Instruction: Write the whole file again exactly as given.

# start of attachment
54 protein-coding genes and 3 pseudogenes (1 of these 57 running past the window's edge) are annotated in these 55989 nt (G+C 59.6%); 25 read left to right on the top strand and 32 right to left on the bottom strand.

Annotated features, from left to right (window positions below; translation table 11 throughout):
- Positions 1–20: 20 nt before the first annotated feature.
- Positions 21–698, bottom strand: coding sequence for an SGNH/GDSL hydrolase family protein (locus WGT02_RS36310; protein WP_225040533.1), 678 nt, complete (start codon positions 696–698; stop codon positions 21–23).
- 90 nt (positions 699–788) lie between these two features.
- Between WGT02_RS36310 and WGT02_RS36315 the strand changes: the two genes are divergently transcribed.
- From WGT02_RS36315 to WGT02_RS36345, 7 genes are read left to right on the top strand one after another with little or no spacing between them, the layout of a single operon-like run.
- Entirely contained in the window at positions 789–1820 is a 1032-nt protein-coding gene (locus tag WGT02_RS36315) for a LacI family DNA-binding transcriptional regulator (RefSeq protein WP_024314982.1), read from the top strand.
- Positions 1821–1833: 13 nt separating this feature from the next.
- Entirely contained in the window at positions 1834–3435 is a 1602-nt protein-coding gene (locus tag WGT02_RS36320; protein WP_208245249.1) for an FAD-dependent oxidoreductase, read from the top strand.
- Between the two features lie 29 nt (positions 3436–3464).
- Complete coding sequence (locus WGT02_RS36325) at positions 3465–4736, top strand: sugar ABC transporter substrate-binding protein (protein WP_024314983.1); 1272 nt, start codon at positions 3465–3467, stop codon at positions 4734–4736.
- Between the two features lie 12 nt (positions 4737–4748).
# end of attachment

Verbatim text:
54 protein-coding genes and 3 pseudogenes (1 of these 57 running past the window's edge) are annotated in these 55989 nt (G+C 59.6%); 25 read left to right on the top strand and 32 right to left on the bottom strand.

Annotated features, from left to right (window positions below; translation table 11 throughout):
- Positions 1–20: 20 nt before the first annotated feature.
- Positions 21–698, bottom strand: coding sequence for an SGNH/GDSL hydrolase family protein (locus WGT02_RS36310; protein WP_225040533.1), 678 nt, complete (start codon positions 696–698; stop codon positions 21–23).
- 90 nt (positions 699–788) lie between these two features.
- Between WGT02_RS36310 and WGT02_RS36315 the strand changes: the two genes are divergently transcribed.
- From WGT02_RS36315 to WGT02_RS36345, 7 genes are read left to right on the top strand one after another with little or no spacing between them, the layout of a single operon-like run.
- Entirely contained in the window at positions 789–1820 is a 1032-nt protein-coding gene (locus tag WGT02_RS36315) for a LacI family DNA-binding transcriptional regulator (RefSeq protein WP_024314982.1), read from the top strand.
- Positions 1821–1833: 13 nt separating this feature from the next.
- Entirely contained in the window at positions 1834–3435 is a 1602-nt protein-coding gene (locus tag WGT02_RS36320; protein WP_208245249.1) for an FAD-dependent oxidoreductase, read from the top strand.
- Between the two features lie 29 nt (positions 3436–3464).
- Complete coding sequence (locus WGT02_RS36325) at positions 3465–4736, top strand: sugar ABC transporter substrate-binding protein (protein WP_024314983.1); 1272 nt, start codon at positions 3465–3467, stop codon at positions 4734–4736.
- Between the two features lie 12 nt (positions 4737–4748).